Lazarus Hacker Group Attacks Local Japanese Crypto Companies With Malware to Steal Cryptocurrencies

The hacking group uses social engineering to orchestrate phishing attacks on local Japanese crypto firms.

Lazarus Hacker Group Attacks Local Japanese Crypto Companies With Malware to Steal Cryptocurrencies

Photo Credit: Unsplash/ Towfiqu barbhuiya

NPA and FSA are asking Japanese crypto businesses to stay alert for possible “phishing” attacks

  • Lazarus reached out to employees through social networking sites
  • Phishing involves a malware-infected link being sent to a victim
  • Lazarus has been accused of a number of recent hacks

Lazarus, the North Korea-backed hacker group, has been sending phishing emails to Japanese crypto exchange employees to infect their computers with malware, causing some companies to have their systems hacked and cryptocurrencies stolen, Japan's National Police Agency announced last week. The police also said Lazarus had reached out to employees through social networking sites to persuade them to download the malware. Japanese police warned that the cyberattack group sends phishing emails to employees of a crypto firm, pretending to be an executive of the company.

In the public advisory statement issued on October 14, Japan's National Police Agency (NPA) and Financial Services Agency (FSA) sent a warning to the country's crypto-asset businesses. They urged them to stay vigilant of “phishing” attacks by the hacking group aimed at stealing crypto assets.

The statement reveals that phishing emails pretending to conduct business transactions contain malware and target it through social networking sites with false accounts. The cyber-attack group then uses the malware as a foothold to gain access to the victim's network to steal crypto assets.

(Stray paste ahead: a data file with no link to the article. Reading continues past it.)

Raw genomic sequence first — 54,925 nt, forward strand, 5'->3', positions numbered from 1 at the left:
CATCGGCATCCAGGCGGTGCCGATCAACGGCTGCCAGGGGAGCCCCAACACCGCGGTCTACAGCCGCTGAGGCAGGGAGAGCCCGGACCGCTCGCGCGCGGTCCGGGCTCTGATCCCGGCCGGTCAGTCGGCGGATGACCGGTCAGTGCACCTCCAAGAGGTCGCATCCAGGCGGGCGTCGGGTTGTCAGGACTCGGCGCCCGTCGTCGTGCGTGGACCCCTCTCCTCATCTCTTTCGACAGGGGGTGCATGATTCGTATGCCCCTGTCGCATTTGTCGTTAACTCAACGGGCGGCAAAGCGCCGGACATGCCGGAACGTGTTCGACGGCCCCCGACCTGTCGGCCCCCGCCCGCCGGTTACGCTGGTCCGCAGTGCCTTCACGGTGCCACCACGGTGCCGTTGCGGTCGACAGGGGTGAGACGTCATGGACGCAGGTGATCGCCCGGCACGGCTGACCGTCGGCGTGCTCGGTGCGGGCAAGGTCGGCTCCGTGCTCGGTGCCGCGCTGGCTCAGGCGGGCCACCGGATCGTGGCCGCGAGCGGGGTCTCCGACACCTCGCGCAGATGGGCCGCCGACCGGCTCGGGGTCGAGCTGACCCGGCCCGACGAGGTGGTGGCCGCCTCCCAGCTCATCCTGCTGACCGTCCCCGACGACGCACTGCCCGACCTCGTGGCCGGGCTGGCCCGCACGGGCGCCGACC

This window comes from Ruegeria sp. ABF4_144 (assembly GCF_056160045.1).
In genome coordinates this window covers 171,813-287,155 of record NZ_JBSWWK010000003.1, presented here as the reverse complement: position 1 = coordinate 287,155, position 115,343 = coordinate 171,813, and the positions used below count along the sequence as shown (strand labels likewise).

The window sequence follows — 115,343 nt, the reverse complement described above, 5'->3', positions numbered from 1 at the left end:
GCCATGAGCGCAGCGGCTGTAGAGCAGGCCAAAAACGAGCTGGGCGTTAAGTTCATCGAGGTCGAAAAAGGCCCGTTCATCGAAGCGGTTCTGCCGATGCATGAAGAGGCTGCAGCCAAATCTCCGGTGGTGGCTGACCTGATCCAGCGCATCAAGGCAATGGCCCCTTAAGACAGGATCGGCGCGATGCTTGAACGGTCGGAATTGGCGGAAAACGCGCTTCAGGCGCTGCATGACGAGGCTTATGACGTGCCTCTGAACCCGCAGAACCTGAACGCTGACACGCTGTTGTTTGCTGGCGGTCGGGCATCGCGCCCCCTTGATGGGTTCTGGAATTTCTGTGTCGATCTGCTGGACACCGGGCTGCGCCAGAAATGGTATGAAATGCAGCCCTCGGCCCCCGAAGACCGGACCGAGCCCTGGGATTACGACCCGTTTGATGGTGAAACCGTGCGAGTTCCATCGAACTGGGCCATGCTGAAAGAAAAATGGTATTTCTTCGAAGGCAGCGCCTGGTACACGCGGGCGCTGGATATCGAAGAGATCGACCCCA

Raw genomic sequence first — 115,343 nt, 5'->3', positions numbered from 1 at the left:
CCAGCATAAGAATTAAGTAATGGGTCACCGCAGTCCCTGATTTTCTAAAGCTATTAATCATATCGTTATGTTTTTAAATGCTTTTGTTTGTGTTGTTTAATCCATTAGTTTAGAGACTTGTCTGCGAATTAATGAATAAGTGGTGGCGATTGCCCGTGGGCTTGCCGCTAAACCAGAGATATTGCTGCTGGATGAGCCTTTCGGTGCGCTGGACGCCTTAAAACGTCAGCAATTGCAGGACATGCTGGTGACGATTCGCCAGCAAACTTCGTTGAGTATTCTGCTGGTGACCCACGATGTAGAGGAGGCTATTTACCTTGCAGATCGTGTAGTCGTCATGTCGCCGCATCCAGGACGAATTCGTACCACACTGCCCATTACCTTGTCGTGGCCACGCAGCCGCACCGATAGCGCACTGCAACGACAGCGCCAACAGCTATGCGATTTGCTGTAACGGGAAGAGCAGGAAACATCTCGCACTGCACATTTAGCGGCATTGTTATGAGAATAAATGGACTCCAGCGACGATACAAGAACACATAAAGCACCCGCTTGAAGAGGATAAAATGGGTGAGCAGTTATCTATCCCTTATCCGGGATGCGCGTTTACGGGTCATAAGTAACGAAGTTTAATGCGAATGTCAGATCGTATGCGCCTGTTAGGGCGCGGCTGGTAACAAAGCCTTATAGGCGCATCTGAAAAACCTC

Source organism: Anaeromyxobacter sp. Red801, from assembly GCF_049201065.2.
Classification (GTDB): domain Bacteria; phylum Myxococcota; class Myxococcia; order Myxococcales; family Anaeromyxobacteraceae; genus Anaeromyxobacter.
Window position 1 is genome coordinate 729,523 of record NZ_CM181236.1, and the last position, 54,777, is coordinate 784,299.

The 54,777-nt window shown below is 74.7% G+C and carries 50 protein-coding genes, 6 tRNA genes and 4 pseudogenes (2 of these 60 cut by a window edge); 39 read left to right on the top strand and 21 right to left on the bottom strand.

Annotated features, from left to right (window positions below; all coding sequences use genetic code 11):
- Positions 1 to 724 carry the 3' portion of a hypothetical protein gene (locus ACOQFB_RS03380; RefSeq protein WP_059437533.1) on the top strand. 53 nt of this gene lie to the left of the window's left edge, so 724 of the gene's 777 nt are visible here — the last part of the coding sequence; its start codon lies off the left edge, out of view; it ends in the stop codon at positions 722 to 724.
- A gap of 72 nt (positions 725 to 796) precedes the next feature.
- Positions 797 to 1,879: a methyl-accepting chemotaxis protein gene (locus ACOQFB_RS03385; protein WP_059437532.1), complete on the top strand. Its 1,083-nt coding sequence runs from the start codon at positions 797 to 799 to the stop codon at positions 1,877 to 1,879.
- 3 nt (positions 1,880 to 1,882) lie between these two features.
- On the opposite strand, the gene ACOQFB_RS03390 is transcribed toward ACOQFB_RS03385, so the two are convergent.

As per the statement, phishing has been a common mode of attack used by North Korean hackers. The NPA and FSA have urged targeted companies to keep their "private keys in an offline environment" and to "not open email attachments or hyperlinks carelessly."

The statement also added that individuals and businesses should not download files from unknown sources. They should only download from sources whose authenticity can be verified, especially for applications related to cryptographic assets.

The NPA also suggested that digital asset holders "install security software" and strengthen identity authentication mechanisms by "implementing multi-factor authentication." They also suggested account holders not use the same password for multiple devices or services.

The NPA confirmed that several of these attacks have been successfully carried out against Japanese-based digital asset firms. However, they haven't disclosed any specific details.

The Lazarus group have been accused of being the hackers behind the $650 million (roughly Rs. 5,355 crore) Ronin Bridge exploit in March, and were identified as suspects in the $100 million (roughly Rs. 824 crore) attack from layer-1 blockchain Harmony.

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